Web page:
FIG. 2 is an enlarged, partially sectional side elevation view of a grooved nozzle of the sprinkler of FIG. 1; and,

FIG. 3 is an enlarged end view of the novel nozzle of FIG. 2.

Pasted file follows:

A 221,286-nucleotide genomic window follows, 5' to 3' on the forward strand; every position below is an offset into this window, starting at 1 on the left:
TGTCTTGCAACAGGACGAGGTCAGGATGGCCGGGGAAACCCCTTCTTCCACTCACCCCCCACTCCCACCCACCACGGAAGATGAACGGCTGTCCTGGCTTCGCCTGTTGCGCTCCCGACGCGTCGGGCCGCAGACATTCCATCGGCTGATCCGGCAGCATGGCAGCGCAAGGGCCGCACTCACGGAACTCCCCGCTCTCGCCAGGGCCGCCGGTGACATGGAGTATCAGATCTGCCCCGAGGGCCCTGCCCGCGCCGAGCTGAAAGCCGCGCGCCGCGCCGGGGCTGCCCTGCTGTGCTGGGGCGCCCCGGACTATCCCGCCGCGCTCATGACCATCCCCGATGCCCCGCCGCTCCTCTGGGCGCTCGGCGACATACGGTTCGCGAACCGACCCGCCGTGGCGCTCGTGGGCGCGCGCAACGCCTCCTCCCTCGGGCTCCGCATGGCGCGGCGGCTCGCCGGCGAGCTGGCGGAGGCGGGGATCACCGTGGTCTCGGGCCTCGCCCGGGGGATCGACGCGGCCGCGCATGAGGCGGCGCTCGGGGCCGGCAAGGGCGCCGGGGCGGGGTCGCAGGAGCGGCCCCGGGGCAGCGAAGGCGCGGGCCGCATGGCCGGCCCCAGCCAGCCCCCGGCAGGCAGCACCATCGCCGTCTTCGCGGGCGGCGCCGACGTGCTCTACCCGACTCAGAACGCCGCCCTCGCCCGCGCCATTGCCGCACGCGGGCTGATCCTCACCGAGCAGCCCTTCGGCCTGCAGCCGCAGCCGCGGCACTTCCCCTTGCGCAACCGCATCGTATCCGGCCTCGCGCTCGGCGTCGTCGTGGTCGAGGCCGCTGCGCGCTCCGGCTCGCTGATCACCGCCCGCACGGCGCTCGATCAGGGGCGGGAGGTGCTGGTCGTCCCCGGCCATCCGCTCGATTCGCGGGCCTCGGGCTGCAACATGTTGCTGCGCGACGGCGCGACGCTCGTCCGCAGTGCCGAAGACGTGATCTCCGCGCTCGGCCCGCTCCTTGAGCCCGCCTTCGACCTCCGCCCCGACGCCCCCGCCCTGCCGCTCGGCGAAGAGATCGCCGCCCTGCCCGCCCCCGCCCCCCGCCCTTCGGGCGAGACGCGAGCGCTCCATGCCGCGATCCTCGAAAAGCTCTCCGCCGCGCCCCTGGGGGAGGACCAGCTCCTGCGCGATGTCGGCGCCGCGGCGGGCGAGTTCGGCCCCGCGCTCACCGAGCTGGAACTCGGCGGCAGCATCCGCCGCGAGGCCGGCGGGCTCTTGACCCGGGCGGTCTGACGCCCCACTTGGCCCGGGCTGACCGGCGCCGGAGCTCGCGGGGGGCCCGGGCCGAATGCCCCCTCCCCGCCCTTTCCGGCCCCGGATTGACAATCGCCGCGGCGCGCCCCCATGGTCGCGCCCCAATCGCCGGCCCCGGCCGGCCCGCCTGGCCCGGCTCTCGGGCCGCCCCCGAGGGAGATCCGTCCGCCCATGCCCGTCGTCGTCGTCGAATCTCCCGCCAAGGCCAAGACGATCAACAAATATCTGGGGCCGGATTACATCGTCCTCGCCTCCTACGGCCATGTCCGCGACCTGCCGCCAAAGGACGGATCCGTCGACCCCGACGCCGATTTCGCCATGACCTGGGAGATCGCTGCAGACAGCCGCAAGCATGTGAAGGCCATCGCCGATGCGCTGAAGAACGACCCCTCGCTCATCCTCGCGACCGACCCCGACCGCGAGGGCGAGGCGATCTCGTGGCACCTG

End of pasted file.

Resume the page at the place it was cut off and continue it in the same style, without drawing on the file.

A grooved nozzle irrigation sprinkler forming a specific embodiment of the invention includes a body 10 mounted rotatably on a bearing housing 12 by a resilient spring sleeve 14. A grooved nozzle 16 supplied with water under pressure from the body gives a very high coefficient of uniformity. The sprinkler is of the impact arm type and, except for differences brought out herein, is like that shown in U.S. Pat. No. 2,946,517. An arm 20 having a knife-edged impact plate portion 22 and a counter-balancing arm 24 is mounted for oscillation on a post 26 carried rigidly by the body between low friction thrust washers 28 and 30. A torsion spring 32, which is fixed at its upper end to an upper portion 36 of the body and at its lower end to the arms 20 and 24, biases the arm 20 toward engagement with a front face of a first vertical member 34 of the body and biases the arm 24 toward engagement with rear a face (hidden from view in FIG. 1) of a second vertical member 38 of the body.